14. In a shoe or similar article of footwear having a sole and an upper, two pairs of index members at the point of greatest width of the shoe, one pair being embedded in the sole of the shoe and located in laterally opposed marginal positions thereof, the other pair of index members being placed in the shoe upper above the sole, one in each side wall of the upper, each of said upper index members being located in close proximity to the corresponding sole index member at the same side of the shoe and being relatively movable with respect to the adjacent sole index, said index members being'composed of a exible material opaque to X-rays and of a character visibly distinguishable on a fluorescent, 55

Vscreen from the shoe and fleshy foot structures under the action of X-rays to locate the inside `Wall of the shoe that .it may be compared with A HOWARD V. s. Mo'rr.

Referenced by
Citing PatentFiling datePublication dateApplicantTitle
US2498275 *Sep 25, 1945Feb 21, 1950Wallace C JohnsonMethod of producing propeller constructions
US2835908 *Dec 21, 1953May 27, 1958Mott Howard V SShoe fitting
US2928110 *Oct 11, 1957Mar 15, 1960Donald L MottShoe fitting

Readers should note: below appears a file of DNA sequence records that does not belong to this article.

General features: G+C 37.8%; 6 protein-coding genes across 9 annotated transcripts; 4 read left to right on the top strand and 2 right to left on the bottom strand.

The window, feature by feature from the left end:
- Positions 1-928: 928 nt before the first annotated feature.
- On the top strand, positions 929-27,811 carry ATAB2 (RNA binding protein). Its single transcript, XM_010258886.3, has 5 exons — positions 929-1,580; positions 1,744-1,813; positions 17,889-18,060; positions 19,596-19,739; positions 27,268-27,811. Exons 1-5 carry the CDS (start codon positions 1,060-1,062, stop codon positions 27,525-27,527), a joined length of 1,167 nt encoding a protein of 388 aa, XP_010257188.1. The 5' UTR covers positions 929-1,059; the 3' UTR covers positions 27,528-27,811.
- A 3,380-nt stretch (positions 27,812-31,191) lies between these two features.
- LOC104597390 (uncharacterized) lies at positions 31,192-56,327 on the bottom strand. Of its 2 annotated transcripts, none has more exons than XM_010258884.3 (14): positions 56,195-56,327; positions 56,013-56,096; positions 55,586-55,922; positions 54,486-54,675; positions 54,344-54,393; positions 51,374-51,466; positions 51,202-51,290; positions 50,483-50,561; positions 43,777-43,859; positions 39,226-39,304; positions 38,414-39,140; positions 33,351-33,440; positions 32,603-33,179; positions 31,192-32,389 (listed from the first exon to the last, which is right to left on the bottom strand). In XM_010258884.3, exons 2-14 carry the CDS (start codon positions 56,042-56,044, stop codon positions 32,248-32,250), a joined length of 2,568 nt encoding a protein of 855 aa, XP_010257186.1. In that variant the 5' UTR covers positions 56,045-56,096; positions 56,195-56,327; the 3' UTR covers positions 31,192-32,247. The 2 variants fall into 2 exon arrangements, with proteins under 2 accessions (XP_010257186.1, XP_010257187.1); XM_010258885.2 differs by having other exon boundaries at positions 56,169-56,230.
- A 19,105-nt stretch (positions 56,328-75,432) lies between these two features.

US4202349 *Apr 24, 1978May 13, 1980Jones James WRadiopaque vessel markers
US4931773 *May 5, 1989Jun 5, 1990Rosen Henri EShoe fitting system
US5014041 *Apr 6, 1990May 7, 1991Rosen Henri EShoe fitting system
US5084988 *Apr 13, 1990Feb 4, 1992Puma Ag Rudolf Dassler SportShoe, especially a children's shoe with a transparent sole area
US5230870 *May 26, 1992Jul 27, 1993Johnson Arthur FMethod for converting noxious pollutants from flue gas into merchantable by-products
US5344617 *Jul 26, 1993Sep 6, 1994Johnson Arthur FApparatus for converting noxious pollutants from flue gas into merchantable by-products
US5384106 *Apr 4, 1994Jan 24, 1995Energy Conservation Partnership Ltd.Method for removing pollutants from a gas stream using a fractional condensing heat exchanger
US5401480 *Apr 4, 1994Mar 28, 1995Energy Conservation Partnership Ltd.Reaction of sulfur oxides with ammonia to produce ammonium sulfate
US6415530 *Aug 23, 2000Jul 9, 2002H. Kevin CoplonMethod, system and shoe enabling the determination of fit from outside of the shoe
US6459772Mar 17, 2000Oct 1, 2002Eisenlohr Technologies, Inc.Radiographic reference marker
US6523289Mar 1, 2002Feb 25, 2003H. Kevin CoplonSystem and shoe enabling the determination of fit from outside of the shoe
US6748673 *May 30, 2002Jun 15, 2004H. Kevin CoplonMethod, system and shoe enabling the determination of fit from outside of the shoe
EP1311168A1 *Aug 22, 2001May 21, 2003Kevin H. CoplonMethod, system and shoe enabling the determination of fit from outside of the shoe
WO2002015731A1 *Aug 22, 2001Feb 28, 2002H Kevin CoplonMethod, system and shoe enabling the determination of fit from outside of the shoe
Classifications
U.S. Classification36/1, 36/8.4, 378/162, 36/169
International ClassificationA43D1/02, A43D1/00
Cooperative ClassificationA43D1/027
European ClassificationA43D1/02D